Journal of Blood Research & Hematologic Diseases

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Perspective, J Blood Res Hematol Dis Vol: 7 Issue: 2

Hematologic Malignancies are Associated with Lowered Red Cell Alloimmunization

Nikolic Turnic*

Department of Internal Medicine, Jose Maria Morales Meseguer University General Hospital, Murcia, Spain

*Corresponding Author: Nikolic Turnic
Department of Internal Medicine, Jose Maria Morales Meseguer University General Hospital, Murcia, Spain
Email: [email protected]

Received date: 01 March, 2022, Manuscript No. JBRHD-22-6989;
Editor assigned date: 07 March, 2022; Pre QC No. JBRHD-22-6989 (PQ);
Reviewed date: 14 March, 2022, QC No. JBRHD-22-6989;
Revised date: 24 March, 2022, Manuscript No: JBRHD-22-6989 (R);
Published date: 30 March, 2022, DOI:10.4172/jbrhd.1000149.

Citation: Turnic N (2022) Hematologic Malignancies are Associated with Lowered Red Cell Alloimmunization. J Blood Res Hematol Dis 7:2.

Keywords: Red Cell Alloimmunization

Introduction

Transfusion of red cells exposes recipients to non-self-antigens, which can lead to the production of alloantibodies. Although earlier alloimmunization necessitates the use of only donor blood that is antigen-free, accidental re-exposure can result in severe hemolytic transfusion responses. Transfusion of ABO/RhD compatible units to all red cell recipients helps to prevent alloimmunization and its effects. Furthermore, because the number of transfusions is highly associated with the chance of alloimmunization, matching beyond those antigens is indicated for select individuals thought to be at high risk of alloimmunization due to recurrent exposure. As a result, patients with hemoglobinopathies and Myelodysplastic Syndrome (MDS), who are frequently transfused over lengthy periods of time, receive red cell units matched for the most immunogenic and clinically significant antigens C, c, E, e, and K in various high-income nations.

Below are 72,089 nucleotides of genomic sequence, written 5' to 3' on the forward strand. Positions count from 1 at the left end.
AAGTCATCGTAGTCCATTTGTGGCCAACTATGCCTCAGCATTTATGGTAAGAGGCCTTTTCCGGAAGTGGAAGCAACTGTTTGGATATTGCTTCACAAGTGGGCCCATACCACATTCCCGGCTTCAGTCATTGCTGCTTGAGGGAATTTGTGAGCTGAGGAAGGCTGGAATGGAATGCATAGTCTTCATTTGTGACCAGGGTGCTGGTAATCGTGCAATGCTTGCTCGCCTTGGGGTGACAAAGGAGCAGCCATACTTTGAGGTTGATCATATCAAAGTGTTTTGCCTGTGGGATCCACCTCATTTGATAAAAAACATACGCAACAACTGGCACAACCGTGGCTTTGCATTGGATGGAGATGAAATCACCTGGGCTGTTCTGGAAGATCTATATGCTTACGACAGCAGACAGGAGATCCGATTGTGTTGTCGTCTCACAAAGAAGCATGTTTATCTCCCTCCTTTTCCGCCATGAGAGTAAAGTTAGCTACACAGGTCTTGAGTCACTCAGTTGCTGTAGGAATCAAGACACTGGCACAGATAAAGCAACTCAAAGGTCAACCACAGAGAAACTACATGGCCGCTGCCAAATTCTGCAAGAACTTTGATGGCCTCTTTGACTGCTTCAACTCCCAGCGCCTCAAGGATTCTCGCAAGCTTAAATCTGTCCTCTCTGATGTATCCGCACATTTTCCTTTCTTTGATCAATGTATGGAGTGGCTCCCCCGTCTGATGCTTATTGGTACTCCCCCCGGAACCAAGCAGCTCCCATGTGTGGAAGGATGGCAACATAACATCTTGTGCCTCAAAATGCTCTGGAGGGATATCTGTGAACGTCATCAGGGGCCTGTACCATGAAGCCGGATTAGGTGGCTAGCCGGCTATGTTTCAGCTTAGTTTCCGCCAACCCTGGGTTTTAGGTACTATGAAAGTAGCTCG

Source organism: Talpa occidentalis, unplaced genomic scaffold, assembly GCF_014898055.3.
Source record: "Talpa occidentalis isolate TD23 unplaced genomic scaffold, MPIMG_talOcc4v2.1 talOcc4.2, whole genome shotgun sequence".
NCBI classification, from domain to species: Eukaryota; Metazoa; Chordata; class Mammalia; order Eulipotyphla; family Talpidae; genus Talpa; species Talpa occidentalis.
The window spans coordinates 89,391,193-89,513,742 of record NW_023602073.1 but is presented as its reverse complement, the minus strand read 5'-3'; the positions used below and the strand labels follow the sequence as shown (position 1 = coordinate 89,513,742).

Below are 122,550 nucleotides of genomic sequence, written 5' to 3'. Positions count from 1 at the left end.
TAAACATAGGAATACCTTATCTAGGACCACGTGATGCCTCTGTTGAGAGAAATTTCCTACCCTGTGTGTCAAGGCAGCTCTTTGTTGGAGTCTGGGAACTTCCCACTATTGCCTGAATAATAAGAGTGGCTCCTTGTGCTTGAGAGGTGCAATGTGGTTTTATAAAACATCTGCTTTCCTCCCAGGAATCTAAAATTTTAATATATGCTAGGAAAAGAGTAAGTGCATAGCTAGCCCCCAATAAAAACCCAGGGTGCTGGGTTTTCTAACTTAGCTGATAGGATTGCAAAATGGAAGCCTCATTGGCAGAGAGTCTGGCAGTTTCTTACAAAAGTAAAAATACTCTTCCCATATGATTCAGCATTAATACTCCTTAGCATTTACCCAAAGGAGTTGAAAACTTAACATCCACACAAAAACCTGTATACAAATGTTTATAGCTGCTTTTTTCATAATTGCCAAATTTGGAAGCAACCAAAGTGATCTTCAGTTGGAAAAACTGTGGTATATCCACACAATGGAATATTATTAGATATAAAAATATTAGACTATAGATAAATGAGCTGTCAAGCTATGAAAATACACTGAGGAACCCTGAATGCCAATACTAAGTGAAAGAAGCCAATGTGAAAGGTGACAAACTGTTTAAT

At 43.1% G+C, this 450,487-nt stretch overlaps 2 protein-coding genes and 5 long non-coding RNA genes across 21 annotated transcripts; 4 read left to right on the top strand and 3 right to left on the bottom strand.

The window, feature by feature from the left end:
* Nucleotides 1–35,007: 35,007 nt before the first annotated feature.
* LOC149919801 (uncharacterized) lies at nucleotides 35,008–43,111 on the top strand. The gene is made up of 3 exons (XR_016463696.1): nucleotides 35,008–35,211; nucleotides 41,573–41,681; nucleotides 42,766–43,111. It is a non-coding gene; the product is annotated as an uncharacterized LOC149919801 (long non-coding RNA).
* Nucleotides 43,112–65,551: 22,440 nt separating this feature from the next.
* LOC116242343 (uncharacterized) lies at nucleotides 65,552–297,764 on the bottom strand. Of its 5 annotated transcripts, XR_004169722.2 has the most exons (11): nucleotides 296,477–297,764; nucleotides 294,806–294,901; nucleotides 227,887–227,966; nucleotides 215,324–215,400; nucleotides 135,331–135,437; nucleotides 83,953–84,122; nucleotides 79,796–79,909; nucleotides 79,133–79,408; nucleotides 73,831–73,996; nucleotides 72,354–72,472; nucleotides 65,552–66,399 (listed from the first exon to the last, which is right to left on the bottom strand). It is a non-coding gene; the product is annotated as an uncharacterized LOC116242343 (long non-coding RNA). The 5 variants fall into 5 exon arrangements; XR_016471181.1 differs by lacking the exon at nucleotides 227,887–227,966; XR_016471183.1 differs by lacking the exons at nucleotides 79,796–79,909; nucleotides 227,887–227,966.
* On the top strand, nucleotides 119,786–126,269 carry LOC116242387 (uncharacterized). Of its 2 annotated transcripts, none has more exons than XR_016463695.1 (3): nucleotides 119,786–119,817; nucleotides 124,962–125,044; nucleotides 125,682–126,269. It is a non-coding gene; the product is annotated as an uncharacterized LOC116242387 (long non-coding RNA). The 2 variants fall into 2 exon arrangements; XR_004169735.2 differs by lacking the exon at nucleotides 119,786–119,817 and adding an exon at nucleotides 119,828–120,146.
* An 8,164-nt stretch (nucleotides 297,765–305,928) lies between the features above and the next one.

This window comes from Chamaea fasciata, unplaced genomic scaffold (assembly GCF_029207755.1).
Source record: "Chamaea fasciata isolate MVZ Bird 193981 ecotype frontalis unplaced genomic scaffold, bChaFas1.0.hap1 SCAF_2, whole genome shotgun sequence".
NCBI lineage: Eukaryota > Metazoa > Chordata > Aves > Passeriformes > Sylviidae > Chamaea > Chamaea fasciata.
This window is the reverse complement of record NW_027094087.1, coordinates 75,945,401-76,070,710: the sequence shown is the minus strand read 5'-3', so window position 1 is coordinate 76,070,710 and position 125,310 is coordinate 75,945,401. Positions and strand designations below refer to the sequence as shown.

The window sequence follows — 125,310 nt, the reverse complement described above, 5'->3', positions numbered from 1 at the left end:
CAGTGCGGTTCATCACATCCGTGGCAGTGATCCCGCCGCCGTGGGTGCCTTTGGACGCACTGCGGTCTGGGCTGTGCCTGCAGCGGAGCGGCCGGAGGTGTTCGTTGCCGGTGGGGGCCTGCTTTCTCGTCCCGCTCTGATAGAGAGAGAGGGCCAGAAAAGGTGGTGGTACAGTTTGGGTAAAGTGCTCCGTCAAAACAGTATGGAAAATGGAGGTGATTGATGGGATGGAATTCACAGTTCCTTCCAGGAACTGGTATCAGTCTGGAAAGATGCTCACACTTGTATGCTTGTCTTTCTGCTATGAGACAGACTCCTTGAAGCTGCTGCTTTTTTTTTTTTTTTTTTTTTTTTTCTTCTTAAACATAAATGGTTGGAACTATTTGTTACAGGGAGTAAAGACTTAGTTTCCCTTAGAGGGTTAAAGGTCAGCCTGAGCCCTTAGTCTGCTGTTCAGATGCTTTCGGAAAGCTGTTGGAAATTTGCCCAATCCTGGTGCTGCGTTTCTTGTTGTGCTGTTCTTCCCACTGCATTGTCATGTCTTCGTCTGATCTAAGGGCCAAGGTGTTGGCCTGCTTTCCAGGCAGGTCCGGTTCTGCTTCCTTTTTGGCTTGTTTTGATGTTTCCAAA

The recipient's immune system's ability to elicit a humoral alloimmune response in response to red cell alloantigen exposure is likely influenced by his or her clinical state. While oncological patients were thought to have a similar alloimmunization risk to the general transfused population, certain investigations found that MDS patients had a high rate of alloimmunization. These studies did not take into consideration cumulative red cell exposure, which is commonly high in oncological patients and is a major factor in alloimmunization. As a result, the impact of disease-specific characteristics has yet to be determined. Furthermore, cancer types differ in terms of their intrinsic immunobiological properties and the immunosuppressive nature of their treatments. As a result, alloimmunization rates found in a diverse group of oncology patients cannot be generalised to specific diseases.

Malignancies and Red Cell Alloimmunization